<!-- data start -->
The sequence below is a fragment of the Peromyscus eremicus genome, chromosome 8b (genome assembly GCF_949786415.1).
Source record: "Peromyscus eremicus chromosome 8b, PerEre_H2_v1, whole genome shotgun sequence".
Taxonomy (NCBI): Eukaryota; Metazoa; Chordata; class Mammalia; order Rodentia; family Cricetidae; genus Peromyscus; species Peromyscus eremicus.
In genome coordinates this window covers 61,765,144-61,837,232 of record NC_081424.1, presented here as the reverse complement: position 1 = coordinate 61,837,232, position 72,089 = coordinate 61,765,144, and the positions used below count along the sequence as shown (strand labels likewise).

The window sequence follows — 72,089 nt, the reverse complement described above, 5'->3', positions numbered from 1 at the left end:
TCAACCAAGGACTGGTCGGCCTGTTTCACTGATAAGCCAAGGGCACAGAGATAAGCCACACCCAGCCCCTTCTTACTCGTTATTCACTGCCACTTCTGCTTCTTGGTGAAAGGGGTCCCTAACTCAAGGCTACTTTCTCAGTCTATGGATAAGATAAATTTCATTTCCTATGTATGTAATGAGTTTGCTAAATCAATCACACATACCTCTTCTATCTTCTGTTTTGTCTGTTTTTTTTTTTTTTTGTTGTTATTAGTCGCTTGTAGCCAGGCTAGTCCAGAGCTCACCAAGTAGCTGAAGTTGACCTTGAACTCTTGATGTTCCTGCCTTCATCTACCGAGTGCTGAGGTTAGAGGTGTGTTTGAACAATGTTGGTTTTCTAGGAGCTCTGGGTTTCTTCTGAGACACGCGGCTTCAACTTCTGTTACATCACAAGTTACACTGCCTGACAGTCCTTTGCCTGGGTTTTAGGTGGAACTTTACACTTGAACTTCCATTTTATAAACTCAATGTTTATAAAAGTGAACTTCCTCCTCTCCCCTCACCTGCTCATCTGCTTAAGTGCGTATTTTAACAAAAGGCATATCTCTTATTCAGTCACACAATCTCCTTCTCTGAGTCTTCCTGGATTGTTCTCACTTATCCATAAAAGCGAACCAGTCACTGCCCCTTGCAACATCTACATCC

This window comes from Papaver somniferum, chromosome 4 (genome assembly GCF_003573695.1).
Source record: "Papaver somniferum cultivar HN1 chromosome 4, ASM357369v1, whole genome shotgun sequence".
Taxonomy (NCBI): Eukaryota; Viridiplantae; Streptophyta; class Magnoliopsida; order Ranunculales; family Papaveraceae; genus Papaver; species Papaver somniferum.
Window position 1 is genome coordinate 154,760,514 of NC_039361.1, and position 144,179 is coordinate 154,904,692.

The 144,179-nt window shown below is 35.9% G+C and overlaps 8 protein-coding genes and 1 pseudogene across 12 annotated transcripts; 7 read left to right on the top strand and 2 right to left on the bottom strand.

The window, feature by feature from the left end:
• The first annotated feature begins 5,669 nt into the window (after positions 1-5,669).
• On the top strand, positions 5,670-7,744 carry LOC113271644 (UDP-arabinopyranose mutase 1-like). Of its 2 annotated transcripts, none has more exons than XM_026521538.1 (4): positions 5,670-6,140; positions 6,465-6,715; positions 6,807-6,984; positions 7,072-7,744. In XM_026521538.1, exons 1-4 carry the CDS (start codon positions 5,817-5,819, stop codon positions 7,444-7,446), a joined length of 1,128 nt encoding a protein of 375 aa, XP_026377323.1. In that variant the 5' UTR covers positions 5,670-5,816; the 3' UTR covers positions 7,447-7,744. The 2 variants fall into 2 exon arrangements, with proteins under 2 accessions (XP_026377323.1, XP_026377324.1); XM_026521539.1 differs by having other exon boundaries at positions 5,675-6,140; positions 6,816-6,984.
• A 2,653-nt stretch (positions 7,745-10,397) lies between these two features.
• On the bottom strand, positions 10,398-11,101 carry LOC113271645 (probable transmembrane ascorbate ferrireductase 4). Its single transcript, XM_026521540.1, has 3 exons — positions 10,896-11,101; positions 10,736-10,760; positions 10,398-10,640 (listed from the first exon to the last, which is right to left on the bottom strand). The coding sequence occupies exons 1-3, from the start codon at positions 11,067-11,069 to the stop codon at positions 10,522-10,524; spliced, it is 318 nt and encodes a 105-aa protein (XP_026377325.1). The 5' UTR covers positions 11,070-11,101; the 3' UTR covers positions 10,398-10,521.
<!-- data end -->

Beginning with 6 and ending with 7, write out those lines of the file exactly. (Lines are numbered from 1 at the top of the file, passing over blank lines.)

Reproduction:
TCAACCAAGGACTGGTCGGCCTGTTTCACTGATAAGCCAAGGGCACAGAGATAAGCCACACCCAGCCCCTTCTTACTCGTTATTCACTGCCACTTCTGCTTCTTGGTGAAAGGGGTCCCTAACTCAAGGCTACTTTCTCAGTCTATGGATAAGATAAATTTCATTTCCTATGTATGTAATGAGTTTGCTAAATCAATCACACATACCTCTTCTATCTTCTGTTTTGTCTGTTTTTTTTTTTTTTTGTTGTTATTAGTCGCTTGTAGCCAGGCTAGTCCAGAGCTCACCAAGTAGCTGAAGTTGACCTTGAACTCTTGATGTTCCTGCCTTCATCTACCGAGTGCTGAGGTTAGAGGTGTGTTTGAACAATGTTGGTTTTCTAGGAGCTCTGGGTTTCTTCTGAGACACGCGGCTTCAACTTCTGTTACATCACAAGTTACACTGCCTGACAGTCCTTTGCCTGGGTTTTAGGTGGAACTTTACACTTGAACTTCCATTTTATAAACTCAATGTTTATAAAAGTGAACTTCCTCCTCTCCCCTCACCTGCTCATCTGCTTAAGTGCGTATTTTAACAAAAGGCATATCTCTTATTCAGTCACACAATCTCCTTCTCTGAGTCTTCCTGGATTGTTCTCACTTATCCATAAAAGCGAACCAGTCACTGCCCCTTGCAACATCTACATCC

This window comes from Papaver somniferum, chromosome 4 (genome assembly GCF_003573695.1).